Dogwoods are one of North America’s most popular flowering trees, with white blossoms in spring and red berries in fall. An all-year-round tree, variegated dogwood is certain to add color to your yard throughout the year. You can enjoy this stunning tree for years with good care and a little planning.
Variegated dogwood trees can be cared for by following these steps:
- Always pack the dirt around the tree’s base and press down firmly to secure the roots into place.
- Water generously after planting.
- Provide shade during hot summer months.
- Prune annually in late winter or early spring by removing any dead or diseased branches, thinning out overgrown parts of the tree, and shaping as desired.
- Remove any suckers or sprouts growing near the trunk – they can become a climbing point for insects or animals.
- Fertilize every two weeks from mid-April to mid-October with a low-nitrogen fertilizer such as manure tea, compost tea, or bone meal. Be sure to fertilize only a little, so you don’t harm the shallow root system of the variegated dogwood.
- Trim back shrubs at least three feet from the tree’s drip line (the outermost edge of its canopy).
- Keep grass and weeds trimmed to help keep the soil moist, aerate it and discourage pests like voles.
- To avoid having fruit drop prematurely, spread organic mulch around the tree’s trunk, ensuring not to cover up more than one-third of the bark.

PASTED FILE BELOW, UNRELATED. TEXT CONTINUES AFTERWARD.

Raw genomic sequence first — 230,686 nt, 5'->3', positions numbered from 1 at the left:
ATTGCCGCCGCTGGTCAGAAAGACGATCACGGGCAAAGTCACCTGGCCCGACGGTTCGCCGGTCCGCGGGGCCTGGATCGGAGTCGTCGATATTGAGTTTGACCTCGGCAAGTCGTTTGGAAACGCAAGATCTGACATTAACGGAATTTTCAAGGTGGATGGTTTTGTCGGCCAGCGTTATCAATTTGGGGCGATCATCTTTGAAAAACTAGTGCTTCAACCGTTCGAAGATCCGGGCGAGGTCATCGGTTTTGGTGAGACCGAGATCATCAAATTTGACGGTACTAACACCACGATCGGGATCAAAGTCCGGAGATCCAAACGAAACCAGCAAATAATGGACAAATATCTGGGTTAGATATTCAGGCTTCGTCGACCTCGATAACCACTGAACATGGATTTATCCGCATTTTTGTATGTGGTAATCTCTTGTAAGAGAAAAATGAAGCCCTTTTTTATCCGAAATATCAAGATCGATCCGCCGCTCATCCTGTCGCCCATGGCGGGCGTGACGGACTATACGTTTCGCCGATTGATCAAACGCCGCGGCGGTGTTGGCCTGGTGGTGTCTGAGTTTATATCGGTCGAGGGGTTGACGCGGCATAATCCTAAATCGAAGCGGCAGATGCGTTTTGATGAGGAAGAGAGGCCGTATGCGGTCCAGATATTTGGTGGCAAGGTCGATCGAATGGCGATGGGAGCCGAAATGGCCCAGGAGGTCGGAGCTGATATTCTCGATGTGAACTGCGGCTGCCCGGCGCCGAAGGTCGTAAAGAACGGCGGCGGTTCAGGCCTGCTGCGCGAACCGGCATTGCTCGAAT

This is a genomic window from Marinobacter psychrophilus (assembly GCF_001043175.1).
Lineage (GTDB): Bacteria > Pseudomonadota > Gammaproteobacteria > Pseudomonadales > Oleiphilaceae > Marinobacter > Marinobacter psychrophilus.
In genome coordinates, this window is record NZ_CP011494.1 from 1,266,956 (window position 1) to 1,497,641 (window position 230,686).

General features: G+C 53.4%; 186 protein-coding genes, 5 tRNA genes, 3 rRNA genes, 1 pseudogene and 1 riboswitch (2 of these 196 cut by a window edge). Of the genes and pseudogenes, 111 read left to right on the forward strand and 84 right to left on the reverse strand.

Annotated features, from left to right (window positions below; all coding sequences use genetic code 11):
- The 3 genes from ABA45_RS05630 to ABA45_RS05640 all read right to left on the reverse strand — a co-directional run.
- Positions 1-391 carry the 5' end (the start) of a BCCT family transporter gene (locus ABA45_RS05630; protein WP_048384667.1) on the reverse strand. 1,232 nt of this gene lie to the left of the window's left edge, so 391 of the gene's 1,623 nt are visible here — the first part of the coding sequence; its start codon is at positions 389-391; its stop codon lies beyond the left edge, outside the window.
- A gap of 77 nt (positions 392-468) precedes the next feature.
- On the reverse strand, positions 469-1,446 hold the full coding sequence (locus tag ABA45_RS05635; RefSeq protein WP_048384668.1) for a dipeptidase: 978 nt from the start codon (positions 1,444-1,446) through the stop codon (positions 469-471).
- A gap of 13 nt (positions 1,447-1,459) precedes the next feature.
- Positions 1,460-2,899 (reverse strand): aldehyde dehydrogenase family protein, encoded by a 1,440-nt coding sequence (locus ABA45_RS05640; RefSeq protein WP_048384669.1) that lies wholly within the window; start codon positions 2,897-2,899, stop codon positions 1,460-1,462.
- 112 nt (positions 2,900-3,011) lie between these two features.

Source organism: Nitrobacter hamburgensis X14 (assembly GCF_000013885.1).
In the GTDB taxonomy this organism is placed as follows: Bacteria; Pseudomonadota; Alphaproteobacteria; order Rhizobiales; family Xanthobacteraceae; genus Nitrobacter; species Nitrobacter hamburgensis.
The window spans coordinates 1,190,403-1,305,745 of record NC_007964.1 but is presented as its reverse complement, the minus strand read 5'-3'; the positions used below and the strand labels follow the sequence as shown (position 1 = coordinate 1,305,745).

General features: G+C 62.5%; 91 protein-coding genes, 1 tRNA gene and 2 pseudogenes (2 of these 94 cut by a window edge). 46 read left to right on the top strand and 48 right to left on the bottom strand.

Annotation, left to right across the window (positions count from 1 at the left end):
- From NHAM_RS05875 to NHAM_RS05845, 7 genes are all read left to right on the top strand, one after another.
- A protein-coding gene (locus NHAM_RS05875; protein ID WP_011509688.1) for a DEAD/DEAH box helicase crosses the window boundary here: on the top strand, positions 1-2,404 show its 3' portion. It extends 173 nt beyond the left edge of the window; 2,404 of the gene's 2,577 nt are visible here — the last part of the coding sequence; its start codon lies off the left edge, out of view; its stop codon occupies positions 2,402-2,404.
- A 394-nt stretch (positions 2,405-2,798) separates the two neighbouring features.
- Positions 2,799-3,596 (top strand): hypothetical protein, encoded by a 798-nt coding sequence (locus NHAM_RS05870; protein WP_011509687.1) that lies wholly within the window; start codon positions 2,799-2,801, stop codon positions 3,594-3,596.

When to Prune Your Variegated Dogwood
It’s important to be diligent when maintaining your variegated dogwood. Be sure to prune your dogwood in the late fall or early winter after they go dormant. A general guideline is that you should remove about one-third of the branches yearly, but the size of the tree and its overall health will determine how much you remove.
For example, if your variegated dogwood has a lot of dead wood and weak growth, it may need more trimming than others. If you notice pest damage during your inspection (particularly from borers), you’ll also need to make additional cuts.
Finally, note any broken or leaning branches so you can take them out before they snap under the weight of snowfall.
Pests and Diseases to Look Out For
Variegated dogwoods are susceptible to several common pests, including aphids, whiteflies, mites, caterpillars, Japanese beetles, and other leaf-eating insects. Aphids feed on the tree’s leaves, and Whiteflies suck sap from the tree’s leaves but generally don’t damage the plant. Mites can cause branch dieback if not treated quickly enough.
Regarding diseases, phytophthora and Clitocybe are common fungal infections affecting the root area of variegated dogwood. One effective way of treating this condition is spraying fungicides to protect the shoots and new leaves.
Variegated dogwoods are beautiful trees that grow well in many areas of the country and can be planted in spring or fall. If planted in the spring, they will need protection from frost until they grow tall enough to prevent damage. The plant will also need plenty of water during its first year as it grows quickly.